Italy:
the town of Tuscania (not Tuscany!)

What? 
Tuscania is a 2500 year old town in a quiet corner of Lazio. 

And no, it's not in Tuscany. 

Why visit? 

You want Italy without the tourists? Who doesn't! This corner of Lazio is largely overlooked by the hordes that 'hit' all the 'must-sees' of Rome before dashing over to Tuscany to see the 'top sites' of Tuscany. 

Yet it is as rich in attractions and sights as anywhere else in Italy. 


Where? 

About an hour and a half north of Rome, 20km south of the Tuscan border. (Map.) 

From a branding point of view, it was either a stroke of genius or a massive #fail to call this town Tuscania. Perpetually confused with the region of Tuscany (Toscane in Italian) most people think somebody made a typo when they see the name 'Tuscania'.

This works to our advantage. Mostly overlooked (except for by in-the know Romans who spend their weekends here) the town of Tuscania offers a little slice of Italy with all you could ask for. 

- Roman ruins? Check.
- A ruined castle on a hill? Check.
- Medieval churches? Check.
- A walled Centro Storico? Check.
- Excellent food ? Double check.

Ultimately, the name Tuscania derives from the name Tuscus, Latin for Etruscan (as does Tuscany: those Etruscans got around). So the oldest remains in Tuscania predate the Roman period by 500 years and make the Colosseum look like a fancy piece of modern architecture in comparison. 


Let's have a quick look around.


The Etruscans buried their dead in tombs carved out of the rock, and a number of these are dotted around Tuscania. They can be reached by foot, bike or car. 

These tombs contained large sarcophagi, often with beautifully carved stone lids showing the deceased. Tuscania has a small museum that contains some of the best works but the reality is that they have found so many of these that they didn't quite know what to do with them.  So, in an act of enlightened town decoration, they decided to simply spread them around town. 
Etruscan statues perched on Tuscania's walls. 
More Etruscan statues (actually, coffin lids! Doesn't sound as cheerful as statues, doesn't it?)
Let this sink in for a moment. In most parts of the world, a 2500 year statue would be the pride of a local museum's collection. In Tuscania, 2500 year old statues sit out next to the trashcan and the parking meter, come rain or shine, because what else can you do with them?

The Etruscans started out on a hill now known as Colle San Pietro, St Peter's Hill. Etruscan foundations can still be seen here, but as the Romans moved in, and then the barbarians, and then the Lombards, the hill became the site of the 11th century Church of St Peter's (not to be confused with its namesake in the Vatican), one of the few examples of Lombard Romanesque architecture in this part of Italy.  A few minutes down the road is it's near contemporary, Santa Maria Maggiore, which looks a bit like an English country church.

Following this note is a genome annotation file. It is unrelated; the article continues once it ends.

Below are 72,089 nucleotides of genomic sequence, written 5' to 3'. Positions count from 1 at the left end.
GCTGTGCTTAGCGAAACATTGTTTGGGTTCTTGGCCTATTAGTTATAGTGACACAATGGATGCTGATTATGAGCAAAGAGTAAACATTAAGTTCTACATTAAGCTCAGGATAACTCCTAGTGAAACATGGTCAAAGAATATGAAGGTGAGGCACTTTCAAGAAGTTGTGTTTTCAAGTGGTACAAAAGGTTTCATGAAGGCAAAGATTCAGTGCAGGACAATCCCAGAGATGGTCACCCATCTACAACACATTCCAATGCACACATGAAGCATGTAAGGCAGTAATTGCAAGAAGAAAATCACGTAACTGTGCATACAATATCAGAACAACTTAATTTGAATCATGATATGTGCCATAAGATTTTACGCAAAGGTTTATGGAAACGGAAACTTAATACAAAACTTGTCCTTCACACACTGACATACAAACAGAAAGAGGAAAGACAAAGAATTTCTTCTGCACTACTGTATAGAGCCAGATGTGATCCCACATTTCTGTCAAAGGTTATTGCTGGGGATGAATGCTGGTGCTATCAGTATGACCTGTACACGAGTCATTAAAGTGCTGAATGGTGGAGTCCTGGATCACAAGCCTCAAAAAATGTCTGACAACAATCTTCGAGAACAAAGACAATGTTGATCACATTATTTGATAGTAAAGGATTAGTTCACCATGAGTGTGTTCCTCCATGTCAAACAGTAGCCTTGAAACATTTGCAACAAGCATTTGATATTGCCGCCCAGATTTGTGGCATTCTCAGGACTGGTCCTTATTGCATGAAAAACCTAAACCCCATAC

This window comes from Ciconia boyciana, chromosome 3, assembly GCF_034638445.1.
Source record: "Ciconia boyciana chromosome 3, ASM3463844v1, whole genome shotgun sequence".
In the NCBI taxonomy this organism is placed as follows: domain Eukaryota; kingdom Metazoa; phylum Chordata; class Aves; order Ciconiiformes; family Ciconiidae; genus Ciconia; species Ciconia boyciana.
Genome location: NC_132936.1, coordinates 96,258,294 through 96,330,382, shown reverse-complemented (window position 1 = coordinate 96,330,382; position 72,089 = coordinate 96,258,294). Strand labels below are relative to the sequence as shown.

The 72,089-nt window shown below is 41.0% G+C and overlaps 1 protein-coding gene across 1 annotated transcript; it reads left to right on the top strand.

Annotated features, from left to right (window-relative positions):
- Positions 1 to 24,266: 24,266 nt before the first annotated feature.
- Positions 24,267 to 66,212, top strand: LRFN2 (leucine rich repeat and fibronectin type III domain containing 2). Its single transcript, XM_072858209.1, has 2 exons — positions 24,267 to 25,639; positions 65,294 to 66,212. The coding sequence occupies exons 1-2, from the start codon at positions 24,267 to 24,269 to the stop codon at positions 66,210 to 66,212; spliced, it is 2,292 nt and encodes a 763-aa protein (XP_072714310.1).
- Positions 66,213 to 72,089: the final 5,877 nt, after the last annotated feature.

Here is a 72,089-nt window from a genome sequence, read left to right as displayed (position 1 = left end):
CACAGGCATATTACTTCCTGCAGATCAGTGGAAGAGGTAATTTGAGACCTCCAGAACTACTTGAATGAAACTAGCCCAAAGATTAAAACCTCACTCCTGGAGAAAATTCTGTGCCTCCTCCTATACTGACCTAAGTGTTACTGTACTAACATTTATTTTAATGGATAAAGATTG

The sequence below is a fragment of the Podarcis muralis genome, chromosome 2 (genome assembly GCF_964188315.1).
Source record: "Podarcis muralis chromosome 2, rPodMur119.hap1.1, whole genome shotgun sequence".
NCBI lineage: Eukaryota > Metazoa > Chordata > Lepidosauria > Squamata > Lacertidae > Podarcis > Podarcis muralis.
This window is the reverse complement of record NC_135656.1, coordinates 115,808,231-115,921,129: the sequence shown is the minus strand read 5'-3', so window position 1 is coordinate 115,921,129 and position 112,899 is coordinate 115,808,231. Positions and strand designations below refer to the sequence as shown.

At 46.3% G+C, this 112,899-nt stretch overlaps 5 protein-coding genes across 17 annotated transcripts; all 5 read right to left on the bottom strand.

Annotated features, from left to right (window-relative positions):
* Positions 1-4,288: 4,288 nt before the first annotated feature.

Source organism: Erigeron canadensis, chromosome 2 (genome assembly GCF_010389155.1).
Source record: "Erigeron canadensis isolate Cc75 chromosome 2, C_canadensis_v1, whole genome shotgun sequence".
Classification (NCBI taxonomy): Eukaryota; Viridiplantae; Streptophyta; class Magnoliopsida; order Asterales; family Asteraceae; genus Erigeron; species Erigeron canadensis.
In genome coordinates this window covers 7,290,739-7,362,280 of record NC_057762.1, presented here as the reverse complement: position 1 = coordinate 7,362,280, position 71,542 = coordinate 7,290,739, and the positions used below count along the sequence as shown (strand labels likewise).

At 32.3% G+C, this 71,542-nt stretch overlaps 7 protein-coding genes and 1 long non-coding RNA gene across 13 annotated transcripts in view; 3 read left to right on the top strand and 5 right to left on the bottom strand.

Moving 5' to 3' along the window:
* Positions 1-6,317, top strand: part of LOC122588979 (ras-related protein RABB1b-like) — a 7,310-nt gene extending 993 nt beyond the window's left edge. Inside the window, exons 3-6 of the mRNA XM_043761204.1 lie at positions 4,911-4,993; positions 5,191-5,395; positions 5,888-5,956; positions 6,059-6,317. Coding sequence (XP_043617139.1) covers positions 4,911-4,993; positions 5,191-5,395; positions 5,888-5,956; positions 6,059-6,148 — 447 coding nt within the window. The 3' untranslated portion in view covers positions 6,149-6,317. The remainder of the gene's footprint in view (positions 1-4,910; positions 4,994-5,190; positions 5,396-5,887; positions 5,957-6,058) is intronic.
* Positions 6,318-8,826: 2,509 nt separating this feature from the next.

A romantic view of  Colle San Pietro from the center of Tuscania

Detail of the main entrance to the church of Santa Maria
Over the years, the population moved to the neighbouring hill, which has an old quarter (dating back to the Middle Ages) and a new quarter (an upstart bit of urban planning during the Renaissance), both contained by the town's city walls.
One of several fountains in the Centro Storico.
The Piazza del Duomo provides the perfect backdrop for your morning coffee...
...or your night-time Prosecco.
The 900-year old Sette Canelle (7 Spouts) Fountain is still working. 
Tuscania is situated in the middle of a national park, which ensures that the town is surrounded by green fields. To make the most of it, head to the Torre di Lavello park, next to the tower of the same name, and join local families, smooching teenagers and doting grannies while taking in one of the best views in Italy (the one on top of every page of this site).
The Entrance to Torre di Lavello park, with St Peter's in the background. 
Should you ever visit around Easter, don't miss Tuscania's famous Good Friday procession. Although at first glance it looks like a gathering of the Klu Klux Klan, the Passion is re-enacted by lots of young men walking barefoot with massive heavy chains around their feet, followed by a choir of mourning widows(!) and eventually the town's most revered Maria statue. 
Masked men waiting to drag their feet... tied to massive chains. 
Half the town participates in the procession... the other half comes to watch!
As I mentioned this whole corner of Lazio is largely overlooked, yet full of Minor Sights that can easily take up a week of exploring. These include:
- The town of Tarquinia and its painted Etruscan tombs
- The Monster Park in Bomarzo
- The town of Sutri with its Roman amphitheatre
- The ruins of the Etrusco-Roman town of Vulci. 
- Viterbo with its medieval quarter and hot springs (recommended by Dante, who knew a thing or two about infernos and other hot spots).
- Palazzo Farnese in Caprarola
- Villa Lante in Bagnaia

If you have a car, these can all easily be explored using Tuscania (or any of the other towns) as a base.  From Rome, follow the Romans along the ancient SS2 Via Cassia which passes numerous scenic Minor SIghts, Including Bracciano Lake, Sutri, and Vetralla.   


Getting there:
Either train to Tarquinia or Viterbo (both Minor Sights in their own right) and then the local Cotral bus. Or by car, a 75 min drive from Rome's GRA ring road. 

Useful links:
Rome art lover blog
Mary Jane Cryan's blog & books on Etruria


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